If low-income families living in distressed public housing move to higher-income neighborhoods, would that help them move out of poverty? In the 1990’s, HUD’s Moving to Opportunity Demonstration (MTO) began testing the idea by targeting some of the worst public housing communities; these developments were chronically disadvantaged, dangerous places with high crime, drug dealing, and disorder. The hope was that giving families vouchers and help to move to less poor neighborhoods would help parents to access better jobs and children to do better in school.
I’ve been part of the large group of researchers extensively tracking and studying the MTO experiment over the past two decades—and the story that has emerged is far more complex than any of the policy makers who designed the demonstration could have anticipated. Almost all the MTO families who moved ended up in moderately poor, minority neighborhoods, not the resource-rich white suburban communities that planners had envisioned. These urban communities had less crime, but not strong schools or access to jobs and the findings about how the move affected families have been mixed. Recently, Ron Kessler from Harvard and his colleagues released a new analysis in JAMA exploring the most puzzling finding from MTO: adolescent girls who moved to lower poverty neighborhoods had much better mental health outcomes, but adolescent boys actually fared about the same or even worse than those who stayed in public housing.
While the report offers more insight into exactly how the neighborhood environment affected adolescent mental health, the gender differences in outcomes for MTO adolescents are old findings. Kessler’s work adds new details, showing that boys who moved experienced higher rates of PTSD and conduct disorders. But what we need is insight into why girls benefit while boys struggle.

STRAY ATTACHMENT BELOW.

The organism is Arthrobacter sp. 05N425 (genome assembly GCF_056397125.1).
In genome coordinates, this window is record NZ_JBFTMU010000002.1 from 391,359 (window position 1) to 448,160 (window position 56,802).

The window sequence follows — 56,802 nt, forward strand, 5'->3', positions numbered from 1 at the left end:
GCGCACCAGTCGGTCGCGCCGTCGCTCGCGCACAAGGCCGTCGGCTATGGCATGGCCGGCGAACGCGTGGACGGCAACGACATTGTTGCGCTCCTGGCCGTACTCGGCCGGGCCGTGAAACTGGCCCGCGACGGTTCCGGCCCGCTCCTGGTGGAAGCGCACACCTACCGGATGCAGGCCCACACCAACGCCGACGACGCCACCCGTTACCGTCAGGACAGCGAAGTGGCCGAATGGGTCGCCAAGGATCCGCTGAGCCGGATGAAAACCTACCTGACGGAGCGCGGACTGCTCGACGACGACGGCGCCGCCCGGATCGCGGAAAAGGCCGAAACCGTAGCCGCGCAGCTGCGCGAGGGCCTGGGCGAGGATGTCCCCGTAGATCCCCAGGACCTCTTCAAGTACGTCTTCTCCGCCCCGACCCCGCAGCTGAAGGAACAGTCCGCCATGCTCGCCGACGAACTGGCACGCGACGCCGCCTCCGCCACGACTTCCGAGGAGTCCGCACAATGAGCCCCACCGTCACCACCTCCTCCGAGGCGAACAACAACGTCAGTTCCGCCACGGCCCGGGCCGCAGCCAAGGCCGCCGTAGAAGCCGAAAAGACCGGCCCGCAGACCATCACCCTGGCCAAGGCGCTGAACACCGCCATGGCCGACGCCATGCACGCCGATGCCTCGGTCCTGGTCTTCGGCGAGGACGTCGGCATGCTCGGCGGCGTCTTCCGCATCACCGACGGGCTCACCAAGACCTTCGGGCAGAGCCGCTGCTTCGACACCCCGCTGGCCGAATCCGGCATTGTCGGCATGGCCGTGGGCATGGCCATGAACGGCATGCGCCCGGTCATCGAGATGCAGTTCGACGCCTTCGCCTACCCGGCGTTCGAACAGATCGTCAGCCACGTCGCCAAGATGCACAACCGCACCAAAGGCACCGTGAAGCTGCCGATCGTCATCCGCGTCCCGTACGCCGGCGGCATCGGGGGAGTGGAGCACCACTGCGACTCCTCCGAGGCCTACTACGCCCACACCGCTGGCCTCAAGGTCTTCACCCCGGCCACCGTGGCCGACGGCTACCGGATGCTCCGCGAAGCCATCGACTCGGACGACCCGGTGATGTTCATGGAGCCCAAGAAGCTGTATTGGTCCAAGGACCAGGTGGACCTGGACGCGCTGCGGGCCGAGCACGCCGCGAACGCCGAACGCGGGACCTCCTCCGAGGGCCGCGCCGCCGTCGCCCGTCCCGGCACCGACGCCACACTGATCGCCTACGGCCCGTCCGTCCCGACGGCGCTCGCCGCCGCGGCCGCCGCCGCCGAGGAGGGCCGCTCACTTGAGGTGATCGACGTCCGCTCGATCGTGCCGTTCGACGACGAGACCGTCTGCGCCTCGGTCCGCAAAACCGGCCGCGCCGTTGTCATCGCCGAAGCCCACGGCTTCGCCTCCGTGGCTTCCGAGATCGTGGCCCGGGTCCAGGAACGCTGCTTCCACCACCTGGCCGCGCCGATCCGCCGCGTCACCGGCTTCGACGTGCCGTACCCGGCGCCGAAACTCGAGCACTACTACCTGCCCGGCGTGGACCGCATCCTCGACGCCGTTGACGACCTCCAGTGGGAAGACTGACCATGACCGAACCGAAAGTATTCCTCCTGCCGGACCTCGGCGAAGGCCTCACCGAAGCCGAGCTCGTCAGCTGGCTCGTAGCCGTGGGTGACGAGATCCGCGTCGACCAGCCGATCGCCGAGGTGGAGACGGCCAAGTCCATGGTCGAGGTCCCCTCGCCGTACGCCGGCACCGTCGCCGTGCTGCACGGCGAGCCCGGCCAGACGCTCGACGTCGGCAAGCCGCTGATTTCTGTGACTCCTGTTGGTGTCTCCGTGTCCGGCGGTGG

My colleagues and I have been exploring this gender puzzle since the MTO Interim evaluation first documented this difference more than a decade ago. We interviewed more than two hundred families in three of the MTO cities—Boston, New York, and Los Angeles about their experiences. For girls, moving out of distressed public housing meant escaping from “the female fear”—the ever-present threat of sexual harassment, pressure, and violence. Girls who moved talked about being less anxious and having more freedom to move around their neighborhoods.
The story for boys was more complicated; many had trouble forming connections in their new neighborhood and frequently returned to their old housing development. They had conflicts with kids in their new communities and schools who viewed them as outsiders and potential threats. Some hid out in their homes to avoid confrontation, spending their time alone, playing video games and watching TV. Though some of this gender difference may be attributable to differences in social skills, it also reflects the struggles young men of color face in too many communities.
The White House is partnering with philanthropy to improve access to opportunity for young boys and men of color. The findings from MTO underscore the need better understand and solve these challenges. But we cannot disregard the needs of “marginalized girls” still living in distressed communities. Few of them will have the chance to make the moves that helped the MTO girls. To address the needs of adolescent boys and girls in distressed communities, strategies must benefit them both.